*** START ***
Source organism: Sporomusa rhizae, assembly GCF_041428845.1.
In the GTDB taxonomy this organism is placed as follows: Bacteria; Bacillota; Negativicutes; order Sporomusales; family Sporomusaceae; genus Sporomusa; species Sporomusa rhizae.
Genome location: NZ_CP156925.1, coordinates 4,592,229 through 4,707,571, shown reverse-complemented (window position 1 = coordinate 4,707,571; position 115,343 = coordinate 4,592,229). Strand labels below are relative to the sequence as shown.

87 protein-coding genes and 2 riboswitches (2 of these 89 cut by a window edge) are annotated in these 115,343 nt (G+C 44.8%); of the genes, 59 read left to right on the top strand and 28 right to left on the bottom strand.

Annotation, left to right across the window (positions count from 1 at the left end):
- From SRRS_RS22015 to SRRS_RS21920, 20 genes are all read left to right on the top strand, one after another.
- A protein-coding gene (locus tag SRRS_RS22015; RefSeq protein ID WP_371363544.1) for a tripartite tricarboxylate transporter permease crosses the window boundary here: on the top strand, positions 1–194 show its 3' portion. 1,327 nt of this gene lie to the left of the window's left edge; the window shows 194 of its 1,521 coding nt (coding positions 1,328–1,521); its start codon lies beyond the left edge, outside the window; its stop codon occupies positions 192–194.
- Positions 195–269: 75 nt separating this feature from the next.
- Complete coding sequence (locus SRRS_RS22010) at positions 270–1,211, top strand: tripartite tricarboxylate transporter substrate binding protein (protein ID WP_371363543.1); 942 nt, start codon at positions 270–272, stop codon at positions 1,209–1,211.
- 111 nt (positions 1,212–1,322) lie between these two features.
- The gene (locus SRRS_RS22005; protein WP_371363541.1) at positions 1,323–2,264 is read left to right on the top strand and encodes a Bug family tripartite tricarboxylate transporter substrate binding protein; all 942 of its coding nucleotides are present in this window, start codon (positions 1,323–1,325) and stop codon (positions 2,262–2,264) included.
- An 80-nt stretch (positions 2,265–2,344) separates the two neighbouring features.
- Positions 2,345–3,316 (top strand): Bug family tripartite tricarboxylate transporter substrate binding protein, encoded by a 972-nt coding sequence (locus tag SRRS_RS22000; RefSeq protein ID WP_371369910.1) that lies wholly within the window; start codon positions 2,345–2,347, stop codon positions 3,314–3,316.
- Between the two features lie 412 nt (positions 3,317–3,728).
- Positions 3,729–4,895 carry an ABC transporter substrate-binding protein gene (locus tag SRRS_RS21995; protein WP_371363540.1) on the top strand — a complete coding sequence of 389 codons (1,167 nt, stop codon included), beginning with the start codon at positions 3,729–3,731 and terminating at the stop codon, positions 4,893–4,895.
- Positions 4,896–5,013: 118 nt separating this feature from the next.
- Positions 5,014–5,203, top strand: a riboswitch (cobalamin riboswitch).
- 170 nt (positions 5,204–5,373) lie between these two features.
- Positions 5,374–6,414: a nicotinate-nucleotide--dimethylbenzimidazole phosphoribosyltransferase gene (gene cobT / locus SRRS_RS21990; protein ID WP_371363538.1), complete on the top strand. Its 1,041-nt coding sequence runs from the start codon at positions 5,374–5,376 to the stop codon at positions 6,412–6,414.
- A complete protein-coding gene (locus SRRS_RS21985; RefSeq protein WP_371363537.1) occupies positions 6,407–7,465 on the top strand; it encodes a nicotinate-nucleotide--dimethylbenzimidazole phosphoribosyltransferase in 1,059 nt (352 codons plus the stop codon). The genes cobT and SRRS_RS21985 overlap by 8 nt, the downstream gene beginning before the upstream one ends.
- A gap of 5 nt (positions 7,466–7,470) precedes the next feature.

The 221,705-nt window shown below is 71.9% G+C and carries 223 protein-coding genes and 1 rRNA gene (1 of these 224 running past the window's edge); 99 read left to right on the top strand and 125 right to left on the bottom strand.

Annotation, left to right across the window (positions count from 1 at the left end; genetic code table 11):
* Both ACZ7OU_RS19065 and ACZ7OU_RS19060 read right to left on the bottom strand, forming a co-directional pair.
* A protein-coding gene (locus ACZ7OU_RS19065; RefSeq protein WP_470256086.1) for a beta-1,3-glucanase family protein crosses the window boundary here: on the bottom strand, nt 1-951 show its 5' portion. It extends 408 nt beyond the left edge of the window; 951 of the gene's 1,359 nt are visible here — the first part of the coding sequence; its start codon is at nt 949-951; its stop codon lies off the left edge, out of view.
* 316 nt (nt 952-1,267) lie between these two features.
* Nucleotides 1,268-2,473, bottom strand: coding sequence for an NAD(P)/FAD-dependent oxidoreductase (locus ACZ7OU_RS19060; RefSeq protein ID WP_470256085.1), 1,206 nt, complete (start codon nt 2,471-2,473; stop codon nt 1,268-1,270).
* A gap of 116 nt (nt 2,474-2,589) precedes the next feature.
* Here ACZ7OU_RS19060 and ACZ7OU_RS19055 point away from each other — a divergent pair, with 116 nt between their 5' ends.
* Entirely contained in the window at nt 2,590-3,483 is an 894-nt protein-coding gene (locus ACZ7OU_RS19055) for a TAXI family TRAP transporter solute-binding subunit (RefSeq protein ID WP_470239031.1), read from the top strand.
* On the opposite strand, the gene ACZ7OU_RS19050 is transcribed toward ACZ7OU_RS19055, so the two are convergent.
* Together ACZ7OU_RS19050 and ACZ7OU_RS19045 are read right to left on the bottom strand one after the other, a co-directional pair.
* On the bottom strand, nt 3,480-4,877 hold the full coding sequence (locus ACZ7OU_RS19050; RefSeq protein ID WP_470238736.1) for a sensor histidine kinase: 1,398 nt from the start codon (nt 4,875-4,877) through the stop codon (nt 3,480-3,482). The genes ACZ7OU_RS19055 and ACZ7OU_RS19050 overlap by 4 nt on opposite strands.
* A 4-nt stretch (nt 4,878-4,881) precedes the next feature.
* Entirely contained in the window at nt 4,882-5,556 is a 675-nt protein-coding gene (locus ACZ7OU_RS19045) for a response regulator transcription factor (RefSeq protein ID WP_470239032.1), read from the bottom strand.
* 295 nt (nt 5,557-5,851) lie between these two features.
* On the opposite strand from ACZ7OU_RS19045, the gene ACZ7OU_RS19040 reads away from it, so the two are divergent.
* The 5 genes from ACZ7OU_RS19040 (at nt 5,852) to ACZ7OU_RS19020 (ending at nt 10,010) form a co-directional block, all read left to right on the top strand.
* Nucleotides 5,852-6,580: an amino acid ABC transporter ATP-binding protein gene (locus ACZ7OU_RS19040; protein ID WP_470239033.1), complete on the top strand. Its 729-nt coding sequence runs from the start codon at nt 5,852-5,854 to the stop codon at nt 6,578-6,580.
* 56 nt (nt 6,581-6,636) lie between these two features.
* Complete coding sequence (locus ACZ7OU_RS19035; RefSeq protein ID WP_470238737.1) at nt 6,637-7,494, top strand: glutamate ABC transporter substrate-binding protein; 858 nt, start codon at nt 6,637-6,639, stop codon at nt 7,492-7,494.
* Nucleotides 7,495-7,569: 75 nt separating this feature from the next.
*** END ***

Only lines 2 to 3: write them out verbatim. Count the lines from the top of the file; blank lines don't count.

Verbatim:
In the GTDB taxonomy this organism is placed as follows: Bacteria; Bacillota; Negativicutes; order Sporomusales; family Sporomusaceae; genus Sporomusa; species Sporomusa rhizae.
Genome location: NZ_CP156925.1, coordinates 4,592,229 through 4,707,571, shown reverse-complemented (window position 1 = coordinate 4,707,571; position 115,343 = coordinate 4,592,229). Strand labels below are relative to the sequence as shown.